Legends: Curtis’s Charm

5 mins read

WHEN CURTIS’S CHARM PREMIERED in 1998, it won an immediate legion of admirers, among them no less than Gus Van Sant. Filmmaker John L’Ecuyer, who adapted the screenplay from a celebrated Jim Carroll story, had already drawn the support of two of Canada’s biggest names—the feature was executive produced by Atom Egoyan and Patricia Rozema.

Looking at the film now, it isn’t hard to see what the fuss was about. A gritty, no-budget potboiler, Curtis’s Charm is a stylish tragedy, a film rife with tension, occasional welcome bursts of wit and tremendous performances. It joined a spate of fascinating films that delved into the drug morass in the ’90s, most notably Danny Boyle’s Trainspotting (1996).

We meet Curtis (Maurice Dean Wint) early on, as Jim (Callum Keith Rennie) narrates; the two are old buddies from rehab. Jim has managed to overcome his crack-cocaine habit, while Curtis remains in the drug’s cruel clutches. In fact, Curtis is so messed up he’s convinced his mother-in-law has placed a potent Voodoo curse on him, effectively turning mice and squirrels into vicious enemies. Even a park worker who’s cleaning up near the bench where Curtis and Jim are sitting is a potential nefarious threat—at least according to Curtis’s imagination.

Curtis’s Charm marked the introduction of a major talent to Canadian filmmaking. The bilingual L’Ecuyer was upfront about his own past as a junkie and hustler; he’d survived for several years on the streets of Montreal. Clearly, the young director used his own experiences to drive home the near- apocalyptic existential crisis faced by Curtis—and the waning sympathies of Jim, who tries his best to listen and counsel the spiralling addict.

L’Ecuyer summons a unique stylistic tension in Charm. In particular, he continually shifts, seamlessly, between a stark realism and impressionism, taking us into the fading, uncertain mind of an addict who’s descending into oblivion. In the true Canadian tradition of Nobody Waved Good-bye or Goin’ Down the Road, L’Ecuyer transformed his obvious lack of budget into a brazen attribute. The film looks every bit as worn, weary and rundown as its protagonist does.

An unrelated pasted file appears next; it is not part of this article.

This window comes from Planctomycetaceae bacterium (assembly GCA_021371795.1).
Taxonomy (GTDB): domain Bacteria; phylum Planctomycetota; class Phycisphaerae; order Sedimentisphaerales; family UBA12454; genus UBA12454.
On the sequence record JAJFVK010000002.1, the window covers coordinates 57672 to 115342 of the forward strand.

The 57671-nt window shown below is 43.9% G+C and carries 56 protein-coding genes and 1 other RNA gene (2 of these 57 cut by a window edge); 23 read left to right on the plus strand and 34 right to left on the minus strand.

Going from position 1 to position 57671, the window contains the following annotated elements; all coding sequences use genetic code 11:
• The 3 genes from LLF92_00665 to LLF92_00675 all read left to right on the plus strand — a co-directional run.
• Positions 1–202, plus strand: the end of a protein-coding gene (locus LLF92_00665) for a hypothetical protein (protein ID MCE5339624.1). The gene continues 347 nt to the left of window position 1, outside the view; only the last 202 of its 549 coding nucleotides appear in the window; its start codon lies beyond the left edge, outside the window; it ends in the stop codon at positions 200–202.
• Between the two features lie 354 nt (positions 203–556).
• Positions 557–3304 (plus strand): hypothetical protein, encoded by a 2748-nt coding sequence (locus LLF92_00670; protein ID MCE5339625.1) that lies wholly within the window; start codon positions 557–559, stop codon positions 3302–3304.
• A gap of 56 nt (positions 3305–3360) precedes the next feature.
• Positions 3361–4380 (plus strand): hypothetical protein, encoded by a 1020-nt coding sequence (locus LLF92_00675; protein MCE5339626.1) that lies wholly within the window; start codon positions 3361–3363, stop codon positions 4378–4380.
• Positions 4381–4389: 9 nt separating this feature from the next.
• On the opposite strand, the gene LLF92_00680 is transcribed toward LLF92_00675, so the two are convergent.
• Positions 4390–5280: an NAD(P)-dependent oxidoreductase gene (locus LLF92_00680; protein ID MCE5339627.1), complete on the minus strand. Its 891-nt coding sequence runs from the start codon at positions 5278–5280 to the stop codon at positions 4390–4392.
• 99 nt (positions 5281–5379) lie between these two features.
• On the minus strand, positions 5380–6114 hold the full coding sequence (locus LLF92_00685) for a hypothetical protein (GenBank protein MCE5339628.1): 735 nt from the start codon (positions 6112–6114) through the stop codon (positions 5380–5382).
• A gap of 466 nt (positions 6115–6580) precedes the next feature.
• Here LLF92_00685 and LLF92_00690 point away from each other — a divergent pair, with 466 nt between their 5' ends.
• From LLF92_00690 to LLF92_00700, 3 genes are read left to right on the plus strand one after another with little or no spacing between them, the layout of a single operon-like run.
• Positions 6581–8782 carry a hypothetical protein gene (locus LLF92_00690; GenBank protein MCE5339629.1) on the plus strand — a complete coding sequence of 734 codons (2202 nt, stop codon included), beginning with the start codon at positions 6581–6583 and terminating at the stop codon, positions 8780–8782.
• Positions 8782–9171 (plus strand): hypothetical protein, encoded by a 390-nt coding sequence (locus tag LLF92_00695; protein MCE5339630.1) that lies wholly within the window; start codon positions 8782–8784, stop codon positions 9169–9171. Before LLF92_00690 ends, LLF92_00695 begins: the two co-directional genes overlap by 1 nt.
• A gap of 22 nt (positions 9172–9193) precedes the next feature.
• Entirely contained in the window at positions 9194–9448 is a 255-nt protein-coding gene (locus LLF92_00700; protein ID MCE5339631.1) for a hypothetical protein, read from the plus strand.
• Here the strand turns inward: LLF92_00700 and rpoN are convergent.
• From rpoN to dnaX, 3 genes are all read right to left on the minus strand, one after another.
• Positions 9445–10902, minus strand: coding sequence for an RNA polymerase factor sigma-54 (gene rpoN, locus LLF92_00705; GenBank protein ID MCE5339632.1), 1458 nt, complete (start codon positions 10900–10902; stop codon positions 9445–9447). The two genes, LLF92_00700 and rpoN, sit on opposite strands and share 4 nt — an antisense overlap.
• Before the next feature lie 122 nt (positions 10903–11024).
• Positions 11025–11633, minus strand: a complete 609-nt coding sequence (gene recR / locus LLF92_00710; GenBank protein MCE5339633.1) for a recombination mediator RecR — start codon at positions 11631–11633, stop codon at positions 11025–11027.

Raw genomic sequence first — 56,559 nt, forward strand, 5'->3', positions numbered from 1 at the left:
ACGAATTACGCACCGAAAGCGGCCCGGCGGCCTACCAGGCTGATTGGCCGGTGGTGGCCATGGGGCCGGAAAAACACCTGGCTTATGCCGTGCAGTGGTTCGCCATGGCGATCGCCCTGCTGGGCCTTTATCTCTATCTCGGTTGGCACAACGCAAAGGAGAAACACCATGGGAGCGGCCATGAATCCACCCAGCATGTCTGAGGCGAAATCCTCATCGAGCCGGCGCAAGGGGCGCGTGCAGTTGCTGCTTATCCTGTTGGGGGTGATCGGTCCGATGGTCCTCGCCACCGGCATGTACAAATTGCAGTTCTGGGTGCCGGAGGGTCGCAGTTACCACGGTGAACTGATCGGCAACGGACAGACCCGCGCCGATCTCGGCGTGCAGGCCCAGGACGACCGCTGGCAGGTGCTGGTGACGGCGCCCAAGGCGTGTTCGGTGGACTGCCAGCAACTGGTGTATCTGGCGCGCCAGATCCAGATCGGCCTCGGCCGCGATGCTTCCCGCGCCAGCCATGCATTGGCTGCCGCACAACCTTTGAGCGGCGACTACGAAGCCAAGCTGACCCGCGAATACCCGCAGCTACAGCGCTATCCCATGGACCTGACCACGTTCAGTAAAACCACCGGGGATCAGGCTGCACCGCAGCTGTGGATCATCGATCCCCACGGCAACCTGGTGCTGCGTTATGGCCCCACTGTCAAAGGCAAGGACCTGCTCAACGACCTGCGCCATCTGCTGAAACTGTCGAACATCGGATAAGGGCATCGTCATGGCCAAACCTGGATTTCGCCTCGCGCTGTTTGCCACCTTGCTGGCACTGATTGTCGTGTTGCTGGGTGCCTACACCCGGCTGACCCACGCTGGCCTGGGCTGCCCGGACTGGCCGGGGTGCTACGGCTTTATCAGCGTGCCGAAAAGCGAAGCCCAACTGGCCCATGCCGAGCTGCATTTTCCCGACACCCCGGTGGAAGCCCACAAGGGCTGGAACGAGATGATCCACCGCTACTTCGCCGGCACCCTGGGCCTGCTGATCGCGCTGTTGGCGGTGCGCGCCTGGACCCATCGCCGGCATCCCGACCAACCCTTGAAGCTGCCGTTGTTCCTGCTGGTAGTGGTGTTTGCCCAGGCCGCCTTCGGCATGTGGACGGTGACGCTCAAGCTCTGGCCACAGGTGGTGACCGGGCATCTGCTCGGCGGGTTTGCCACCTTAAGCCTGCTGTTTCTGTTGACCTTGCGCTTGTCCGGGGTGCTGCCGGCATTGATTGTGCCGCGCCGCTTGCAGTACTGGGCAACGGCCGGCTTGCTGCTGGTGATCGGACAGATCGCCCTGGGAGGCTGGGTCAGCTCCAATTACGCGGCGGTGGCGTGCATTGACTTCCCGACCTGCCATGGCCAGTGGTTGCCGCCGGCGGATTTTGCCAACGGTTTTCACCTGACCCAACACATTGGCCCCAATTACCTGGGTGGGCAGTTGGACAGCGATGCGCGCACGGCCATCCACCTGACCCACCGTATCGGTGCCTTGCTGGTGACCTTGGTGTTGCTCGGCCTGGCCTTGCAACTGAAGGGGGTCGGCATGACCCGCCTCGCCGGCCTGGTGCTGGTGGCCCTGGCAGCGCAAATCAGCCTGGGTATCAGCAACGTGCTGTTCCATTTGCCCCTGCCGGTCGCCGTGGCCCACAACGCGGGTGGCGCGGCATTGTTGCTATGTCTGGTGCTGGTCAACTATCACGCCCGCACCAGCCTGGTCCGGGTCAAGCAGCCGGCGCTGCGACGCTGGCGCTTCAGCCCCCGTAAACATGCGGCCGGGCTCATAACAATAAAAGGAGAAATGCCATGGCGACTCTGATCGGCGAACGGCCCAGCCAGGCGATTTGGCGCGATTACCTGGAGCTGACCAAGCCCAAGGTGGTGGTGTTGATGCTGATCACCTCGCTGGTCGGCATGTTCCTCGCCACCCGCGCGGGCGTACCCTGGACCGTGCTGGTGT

And L’Ecuyer chose his cast perfectly. Rennie, who himself has acknowledged a troubled history as an addict, plays his role entirely naturalistically, never drawing attention to himself. This creates a brilliant contrast to Wint, who gleefully takes Curtis entirely over the top, making his statements of paranoia approach the Vaudevillian. This feature proudly declared the arrival of two serious screen-acting talents: here are two performances, which, taken apart or together, are worthy of analysis in any screen acting class.

What L’Ecuyer managed further— in no small feat—was to conjure up the drugged-up, down-and-out existence of Curtis without ever glorifying the milieu. That makes Curtis’s Charm, which would have been one of the most auspicious debuts in our nation’s cinematic history anyway, stand out even more. While the film’s bitter poignancy remains intact, the state of North American urban life has only made Curtis’s Charm resonate even more profoundly today. Perhaps most devastating is the realization that it has become routine to bump into a Curtis on virtually any corner of too many neighbourhoods in Toronto, Vancouver or Montreal.

But perhaps most astonishingly, Curtis’s Charm remains widely out of circulation. (If your video-rental outfit still carries VHS, you might be lucky enough to find a copy there.) There is indeed talk of a DVD release. My only hope is that it will move beyond the bare bones and give us a whack of extras. I want behind- the-scenes information on just how L’Ecuyer and his cast and crew mustered up such potent dark magic.

A long-time contributing editor at POV, Hays teaches film studies at Marianopolis College and Concordia University. His articles on documentary have appeared in Cineaste, The Globe and Mail, The New York Times, The Washington Post, and The Toronto Star.

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